There has been a fourth patient fatality in Astellas’ clinical trial of its AT132 gene therapy for the rare disease X-linked myotubular myopathy (XLMTM), which has been halted twice due to safety concerns.
The latest suspension came after abnormal liver function tests (LFTs) were seen in a boy receiving the gene therapy, who has since passed away, according to a statement issued today by the Japanese drugmaker.
He was the first and only participant dosed in the ASPIRO study after the relaxation in December of an earlier FDA clinical hold that had been implemented after three deaths linked to liver damage among patients given a higher dose of the gene therapy.
The first three fatalities were seen in subjects with signs of pre-existing liver-related disease, but the latest involved a patient treated with a lower dose of AT132 who had a normal liver ultrasound at enrolment.
The FDA only relaxed its clinical hold on ASPIRO after Astellas agreed to continue dosing only at the lower level, and the latest tragedy now throws the future of AT132 in doubt even as the safety of gene therapies is being debated more broadly.
The death comes shortly after a phase 1/2 trial of BioMarin’s gene therapy for phenylketonuria (PKU) has been placed on hold after liver tumours were seen in mice given the therapy in preclinical testing.
Both AT132 and BioMarin’s BMN 307 are based on adeno-associated virus (AAV) vectors, and some research has suggested systemic administration of AAV can cause damage to liver cells and inflammation.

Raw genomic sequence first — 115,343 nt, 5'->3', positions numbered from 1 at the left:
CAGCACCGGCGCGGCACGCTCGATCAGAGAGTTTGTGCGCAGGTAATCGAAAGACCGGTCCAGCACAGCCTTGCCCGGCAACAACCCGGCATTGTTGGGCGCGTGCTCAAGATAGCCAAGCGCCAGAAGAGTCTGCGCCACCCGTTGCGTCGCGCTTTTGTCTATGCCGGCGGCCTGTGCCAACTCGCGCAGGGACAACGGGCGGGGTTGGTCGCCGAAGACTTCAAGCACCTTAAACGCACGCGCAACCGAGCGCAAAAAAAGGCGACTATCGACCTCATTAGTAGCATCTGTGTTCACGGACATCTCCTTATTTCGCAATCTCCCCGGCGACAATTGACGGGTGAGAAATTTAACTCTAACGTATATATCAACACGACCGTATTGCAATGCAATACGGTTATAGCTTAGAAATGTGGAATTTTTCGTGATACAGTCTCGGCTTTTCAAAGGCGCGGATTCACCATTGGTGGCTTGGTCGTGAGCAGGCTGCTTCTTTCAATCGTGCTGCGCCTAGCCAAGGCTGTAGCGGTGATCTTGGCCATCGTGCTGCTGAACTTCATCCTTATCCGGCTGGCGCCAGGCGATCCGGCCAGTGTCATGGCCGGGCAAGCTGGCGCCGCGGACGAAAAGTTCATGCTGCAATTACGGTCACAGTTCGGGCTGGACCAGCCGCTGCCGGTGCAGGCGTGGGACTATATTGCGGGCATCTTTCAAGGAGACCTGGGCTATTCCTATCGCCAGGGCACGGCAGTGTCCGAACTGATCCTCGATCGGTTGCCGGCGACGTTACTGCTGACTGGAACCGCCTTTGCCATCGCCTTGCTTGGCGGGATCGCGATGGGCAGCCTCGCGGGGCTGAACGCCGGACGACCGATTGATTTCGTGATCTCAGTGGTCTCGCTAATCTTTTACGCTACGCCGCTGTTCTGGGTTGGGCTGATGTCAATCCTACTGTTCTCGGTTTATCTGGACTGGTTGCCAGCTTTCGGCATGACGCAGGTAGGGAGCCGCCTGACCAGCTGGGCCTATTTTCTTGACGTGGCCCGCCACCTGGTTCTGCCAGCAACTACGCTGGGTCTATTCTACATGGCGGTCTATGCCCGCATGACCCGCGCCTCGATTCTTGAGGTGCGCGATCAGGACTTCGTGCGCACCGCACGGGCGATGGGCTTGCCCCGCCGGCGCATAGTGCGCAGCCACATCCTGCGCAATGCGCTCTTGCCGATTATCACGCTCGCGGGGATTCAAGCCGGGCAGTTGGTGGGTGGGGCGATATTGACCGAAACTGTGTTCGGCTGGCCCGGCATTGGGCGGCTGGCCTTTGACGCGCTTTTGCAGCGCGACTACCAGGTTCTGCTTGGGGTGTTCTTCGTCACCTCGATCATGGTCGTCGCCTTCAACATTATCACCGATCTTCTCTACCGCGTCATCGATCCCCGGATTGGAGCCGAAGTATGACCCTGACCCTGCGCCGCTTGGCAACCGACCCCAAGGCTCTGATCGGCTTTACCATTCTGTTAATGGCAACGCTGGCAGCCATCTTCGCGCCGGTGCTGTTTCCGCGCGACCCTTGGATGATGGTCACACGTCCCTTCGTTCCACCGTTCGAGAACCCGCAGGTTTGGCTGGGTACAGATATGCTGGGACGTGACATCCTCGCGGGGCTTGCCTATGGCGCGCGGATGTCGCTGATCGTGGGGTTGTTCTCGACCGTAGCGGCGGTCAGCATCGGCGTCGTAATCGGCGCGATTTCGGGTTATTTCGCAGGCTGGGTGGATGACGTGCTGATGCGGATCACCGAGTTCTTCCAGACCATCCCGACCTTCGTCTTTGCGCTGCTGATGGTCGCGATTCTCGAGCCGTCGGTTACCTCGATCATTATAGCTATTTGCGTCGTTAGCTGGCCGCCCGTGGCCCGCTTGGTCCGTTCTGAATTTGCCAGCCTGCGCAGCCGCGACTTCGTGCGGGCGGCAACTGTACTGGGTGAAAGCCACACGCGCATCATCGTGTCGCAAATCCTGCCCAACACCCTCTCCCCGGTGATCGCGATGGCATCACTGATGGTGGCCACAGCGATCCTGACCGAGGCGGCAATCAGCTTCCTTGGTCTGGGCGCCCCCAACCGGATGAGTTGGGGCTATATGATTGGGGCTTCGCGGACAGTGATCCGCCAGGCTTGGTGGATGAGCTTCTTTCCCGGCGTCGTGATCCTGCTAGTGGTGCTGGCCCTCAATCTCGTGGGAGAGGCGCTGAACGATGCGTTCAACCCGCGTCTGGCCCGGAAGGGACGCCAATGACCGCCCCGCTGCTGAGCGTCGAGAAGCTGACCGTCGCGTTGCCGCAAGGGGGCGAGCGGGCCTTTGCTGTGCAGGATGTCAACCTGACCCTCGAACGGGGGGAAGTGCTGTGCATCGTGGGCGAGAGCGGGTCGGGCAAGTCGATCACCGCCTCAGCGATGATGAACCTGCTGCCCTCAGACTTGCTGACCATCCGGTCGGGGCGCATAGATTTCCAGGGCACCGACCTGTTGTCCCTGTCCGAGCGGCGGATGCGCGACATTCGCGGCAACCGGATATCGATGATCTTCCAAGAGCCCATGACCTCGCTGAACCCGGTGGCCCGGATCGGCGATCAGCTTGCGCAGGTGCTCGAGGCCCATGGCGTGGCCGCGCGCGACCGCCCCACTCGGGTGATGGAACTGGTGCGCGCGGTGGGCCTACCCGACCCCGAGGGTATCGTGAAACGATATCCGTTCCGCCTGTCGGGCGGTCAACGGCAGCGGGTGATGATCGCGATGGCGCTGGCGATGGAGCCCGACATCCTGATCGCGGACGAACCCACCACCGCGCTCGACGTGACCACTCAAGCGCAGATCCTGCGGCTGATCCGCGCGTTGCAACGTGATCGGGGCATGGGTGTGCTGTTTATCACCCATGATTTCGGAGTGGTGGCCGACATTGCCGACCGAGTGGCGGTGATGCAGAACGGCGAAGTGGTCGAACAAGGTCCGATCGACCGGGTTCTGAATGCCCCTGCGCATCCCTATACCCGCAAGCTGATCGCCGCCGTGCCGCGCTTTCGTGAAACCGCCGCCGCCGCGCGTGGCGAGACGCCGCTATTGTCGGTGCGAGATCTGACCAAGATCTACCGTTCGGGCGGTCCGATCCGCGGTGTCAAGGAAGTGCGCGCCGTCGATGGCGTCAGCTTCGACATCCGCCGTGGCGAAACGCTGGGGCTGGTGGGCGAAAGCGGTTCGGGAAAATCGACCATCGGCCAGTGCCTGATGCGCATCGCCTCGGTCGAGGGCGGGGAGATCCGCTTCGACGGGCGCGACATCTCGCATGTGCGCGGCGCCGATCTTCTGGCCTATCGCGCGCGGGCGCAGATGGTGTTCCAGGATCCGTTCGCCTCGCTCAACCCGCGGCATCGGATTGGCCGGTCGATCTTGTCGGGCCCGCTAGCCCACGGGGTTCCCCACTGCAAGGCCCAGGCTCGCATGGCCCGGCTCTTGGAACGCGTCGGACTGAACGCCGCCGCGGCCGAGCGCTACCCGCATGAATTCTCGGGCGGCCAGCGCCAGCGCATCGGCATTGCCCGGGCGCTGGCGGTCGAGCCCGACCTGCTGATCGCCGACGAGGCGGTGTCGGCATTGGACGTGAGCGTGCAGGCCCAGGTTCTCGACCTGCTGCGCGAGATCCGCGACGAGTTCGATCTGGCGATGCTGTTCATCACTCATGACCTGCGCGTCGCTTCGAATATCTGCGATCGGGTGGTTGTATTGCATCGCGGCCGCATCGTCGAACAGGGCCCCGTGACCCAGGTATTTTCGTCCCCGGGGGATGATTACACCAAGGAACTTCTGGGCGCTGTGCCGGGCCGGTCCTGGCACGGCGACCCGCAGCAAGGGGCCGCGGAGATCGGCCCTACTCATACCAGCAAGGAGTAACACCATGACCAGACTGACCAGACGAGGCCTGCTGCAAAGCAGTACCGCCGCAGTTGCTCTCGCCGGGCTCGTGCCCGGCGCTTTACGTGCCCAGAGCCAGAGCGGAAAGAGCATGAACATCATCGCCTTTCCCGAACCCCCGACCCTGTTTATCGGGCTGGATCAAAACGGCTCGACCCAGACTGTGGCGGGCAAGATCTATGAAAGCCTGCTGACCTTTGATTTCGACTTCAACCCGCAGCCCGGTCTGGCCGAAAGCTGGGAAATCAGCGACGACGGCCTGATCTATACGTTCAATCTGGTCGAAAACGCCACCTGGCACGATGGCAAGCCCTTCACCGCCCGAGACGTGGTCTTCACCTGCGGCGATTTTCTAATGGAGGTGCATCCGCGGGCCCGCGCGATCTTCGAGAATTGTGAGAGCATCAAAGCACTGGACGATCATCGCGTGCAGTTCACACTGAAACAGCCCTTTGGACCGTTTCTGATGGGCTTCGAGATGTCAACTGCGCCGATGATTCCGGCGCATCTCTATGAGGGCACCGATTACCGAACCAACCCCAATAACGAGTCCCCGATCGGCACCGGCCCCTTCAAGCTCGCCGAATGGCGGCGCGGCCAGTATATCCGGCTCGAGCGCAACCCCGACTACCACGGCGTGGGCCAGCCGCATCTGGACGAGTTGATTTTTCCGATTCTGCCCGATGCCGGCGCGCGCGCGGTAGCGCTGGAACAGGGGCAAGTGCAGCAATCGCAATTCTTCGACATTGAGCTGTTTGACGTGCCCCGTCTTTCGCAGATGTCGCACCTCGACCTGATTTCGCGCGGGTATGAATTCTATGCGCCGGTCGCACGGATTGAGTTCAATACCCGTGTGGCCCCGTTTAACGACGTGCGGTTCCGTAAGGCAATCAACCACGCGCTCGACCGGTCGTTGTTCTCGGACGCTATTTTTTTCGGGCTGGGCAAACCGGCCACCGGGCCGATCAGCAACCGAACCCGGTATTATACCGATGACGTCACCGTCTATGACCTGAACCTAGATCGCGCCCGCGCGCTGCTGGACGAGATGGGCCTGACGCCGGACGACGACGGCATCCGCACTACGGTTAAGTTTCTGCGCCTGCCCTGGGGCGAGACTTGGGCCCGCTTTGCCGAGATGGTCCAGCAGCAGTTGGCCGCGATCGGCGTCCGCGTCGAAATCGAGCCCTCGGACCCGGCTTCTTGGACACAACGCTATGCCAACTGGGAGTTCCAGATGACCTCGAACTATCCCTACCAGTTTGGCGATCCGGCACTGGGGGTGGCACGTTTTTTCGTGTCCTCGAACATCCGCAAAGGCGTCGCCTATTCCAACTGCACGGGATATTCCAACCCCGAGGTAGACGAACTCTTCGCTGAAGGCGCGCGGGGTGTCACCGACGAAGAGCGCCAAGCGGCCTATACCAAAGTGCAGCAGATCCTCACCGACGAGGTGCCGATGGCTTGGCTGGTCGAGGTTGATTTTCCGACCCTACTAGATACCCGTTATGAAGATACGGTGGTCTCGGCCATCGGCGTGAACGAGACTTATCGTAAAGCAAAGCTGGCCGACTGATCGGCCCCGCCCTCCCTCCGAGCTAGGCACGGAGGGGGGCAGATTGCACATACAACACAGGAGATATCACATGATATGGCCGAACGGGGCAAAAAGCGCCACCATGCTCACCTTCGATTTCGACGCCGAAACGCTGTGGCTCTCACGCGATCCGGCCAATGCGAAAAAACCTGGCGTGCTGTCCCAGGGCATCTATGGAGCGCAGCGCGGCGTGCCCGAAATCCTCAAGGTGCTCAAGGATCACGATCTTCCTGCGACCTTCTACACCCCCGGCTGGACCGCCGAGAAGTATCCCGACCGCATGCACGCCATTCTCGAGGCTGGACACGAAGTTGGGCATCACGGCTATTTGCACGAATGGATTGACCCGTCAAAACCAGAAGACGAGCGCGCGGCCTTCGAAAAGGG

Astellas voluntarily suspended the study after the fourth patient became ill, but has now confirmed a new clinical hold has been ordered by the US regulator. It said it was “committed to the development of AT132 and the XLMTM patient community.”
XLMTM is a serious, life-threatening, rare neuromuscular disease that is characterised by extreme muscle weakness, respiratory failure and early death, typically before the age of 2.
“On behalf of Astellas, we extend our deepest sympathies to the participant’s family,” said Nathan Bachtell, Astellas’ head of gene therapy, medical & development.
“We will investigate and review all findings with our independent data monitoring committee, our expert liver advisory panel and the ASPIRO site investigators,” he added.
AT132 was originally developed by Audentes Therapeutics , which was acquired by Astellas for $3 billion and renamed Astellas Gene Therapies.
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